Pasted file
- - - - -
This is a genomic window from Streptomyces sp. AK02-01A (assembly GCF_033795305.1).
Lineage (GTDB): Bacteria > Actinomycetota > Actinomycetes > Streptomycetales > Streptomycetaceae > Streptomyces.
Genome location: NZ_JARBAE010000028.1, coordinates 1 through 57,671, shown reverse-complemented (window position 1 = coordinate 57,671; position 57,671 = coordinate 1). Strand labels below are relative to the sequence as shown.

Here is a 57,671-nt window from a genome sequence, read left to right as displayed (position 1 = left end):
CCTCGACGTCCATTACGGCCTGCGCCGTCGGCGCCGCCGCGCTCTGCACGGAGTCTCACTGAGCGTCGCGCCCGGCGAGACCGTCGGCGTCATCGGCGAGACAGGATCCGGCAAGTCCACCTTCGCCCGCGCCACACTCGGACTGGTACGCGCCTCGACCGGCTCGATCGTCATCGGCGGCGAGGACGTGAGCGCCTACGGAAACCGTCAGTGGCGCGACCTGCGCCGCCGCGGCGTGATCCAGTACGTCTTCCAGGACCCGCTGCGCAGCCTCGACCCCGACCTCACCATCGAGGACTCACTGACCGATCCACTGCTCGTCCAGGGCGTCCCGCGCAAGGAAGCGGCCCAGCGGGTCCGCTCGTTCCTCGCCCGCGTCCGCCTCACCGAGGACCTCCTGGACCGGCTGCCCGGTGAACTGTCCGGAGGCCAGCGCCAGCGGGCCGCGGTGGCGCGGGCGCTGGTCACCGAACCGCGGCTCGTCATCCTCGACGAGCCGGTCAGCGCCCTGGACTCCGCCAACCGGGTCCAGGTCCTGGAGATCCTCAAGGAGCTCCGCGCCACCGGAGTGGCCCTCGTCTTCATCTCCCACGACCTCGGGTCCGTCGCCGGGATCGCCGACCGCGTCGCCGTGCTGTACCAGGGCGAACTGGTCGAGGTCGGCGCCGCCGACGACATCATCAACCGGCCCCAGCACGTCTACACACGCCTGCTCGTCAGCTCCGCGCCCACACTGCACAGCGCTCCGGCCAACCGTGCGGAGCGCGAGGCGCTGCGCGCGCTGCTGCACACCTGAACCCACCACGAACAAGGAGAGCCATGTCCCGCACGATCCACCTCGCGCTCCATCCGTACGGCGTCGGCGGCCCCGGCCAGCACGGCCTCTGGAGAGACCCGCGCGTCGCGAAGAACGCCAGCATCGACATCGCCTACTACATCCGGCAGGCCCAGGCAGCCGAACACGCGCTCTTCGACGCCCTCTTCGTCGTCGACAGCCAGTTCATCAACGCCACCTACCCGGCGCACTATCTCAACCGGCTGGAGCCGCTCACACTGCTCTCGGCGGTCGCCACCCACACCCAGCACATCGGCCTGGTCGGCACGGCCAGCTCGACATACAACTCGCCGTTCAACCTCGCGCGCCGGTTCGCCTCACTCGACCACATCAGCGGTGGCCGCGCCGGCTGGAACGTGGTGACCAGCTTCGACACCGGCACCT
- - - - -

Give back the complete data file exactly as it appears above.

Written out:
This is a genomic window from Streptomyces sp. AK02-01A (assembly GCF_033795305.1).
Lineage (GTDB): Bacteria > Actinomycetota > Actinomycetes > Streptomycetales > Streptomycetaceae > Streptomyces.
Genome location: NZ_JARBAE010000028.1, coordinates 1 through 57,671, shown reverse-complemented (window position 1 = coordinate 57,671; position 57,671 = coordinate 1). Strand labels below are relative to the sequence as shown.

Here is a 57,671-nt window from a genome sequence, read left to right as displayed (position 1 = left end):
CCTCGACGTCCATTACGGCCTGCGCCGTCGGCGCCGCCGCGCTCTGCACGGAGTCTCACTGAGCGTCGCGCCCGGCGAGACCGTCGGCGTCATCGGCGAGACAGGATCCGGCAAGTCCACCTTCGCCCGCGCCACACTCGGACTGGTACGCGCCTCGACCGGCTCGATCGTCATCGGCGGCGAGGACGTGAGCGCCTACGGAAACCGTCAGTGGCGCGACCTGCGCCGCCGCGGCGTGATCCAGTACGTCTTCCAGGACCCGCTGCGCAGCCTCGACCCCGACCTCACCATCGAGGACTCACTGACCGATCCACTGCTCGTCCAGGGCGTCCCGCGCAAGGAAGCGGCCCAGCGGGTCCGCTCGTTCCTCGCCCGCGTCCGCCTCACCGAGGACCTCCTGGACCGGCTGCCCGGTGAACTGTCCGGAGGCCAGCGCCAGCGGGCCGCGGTGGCGCGGGCGCTGGTCACCGAACCGCGGCTCGTCATCCTCGACGAGCCGGTCAGCGCCCTGGACTCCGCCAACCGGGTCCAGGTCCTGGAGATCCTCAAGGAGCTCCGCGCCACCGGAGTGGCCCTCGTCTTCATCTCCCACGACCTCGGGTCCGTCGCCGGGATCGCCGACCGCGTCGCCGTGCTGTACCAGGGCGAACTGGTCGAGGTCGGCGCCGCCGACGACATCATCAACCGGCCCCAGCACGTCTACACACGCCTGCTCGTCAGCTCCGCGCCCACACTGCACAGCGCTCCGGCCAACCGTGCGGAGCGCGAGGCGCTGCGCGCGCTGCTGCACACCTGAACCCACCACGAACAAGGAGAGCCATGTCCCGCACGATCCACCTCGCGCTCCATCCGTACGGCGTCGGCGGCCCCGGCCAGCACGGCCTCTGGAGAGACCCGCGCGTCGCGAAGAACGCCAGCATCGACATCGCCTACTACATCCGGCAGGCCCAGGCAGCCGAACACGCGCTCTTCGACGCCCTCTTCGTCGTCGACAGCCAGTTCATCAACGCCACCTACCCGGCGCACTATCTCAACCGGCTGGAGCCGCTCACACTGCTCTCGGCGGTCGCCACCCACACCCAGCACATCGGCCTGGTCGGCACGGCCAGCTCGACATACAACTCGCCGTTCAACCTCGCGCGCCGGTTCGCCTCACTCGACCACATCAGCGGTGGCCGCGCCGGCTGGAACGTGGTGACCAGCTTCGACACCGGCACCT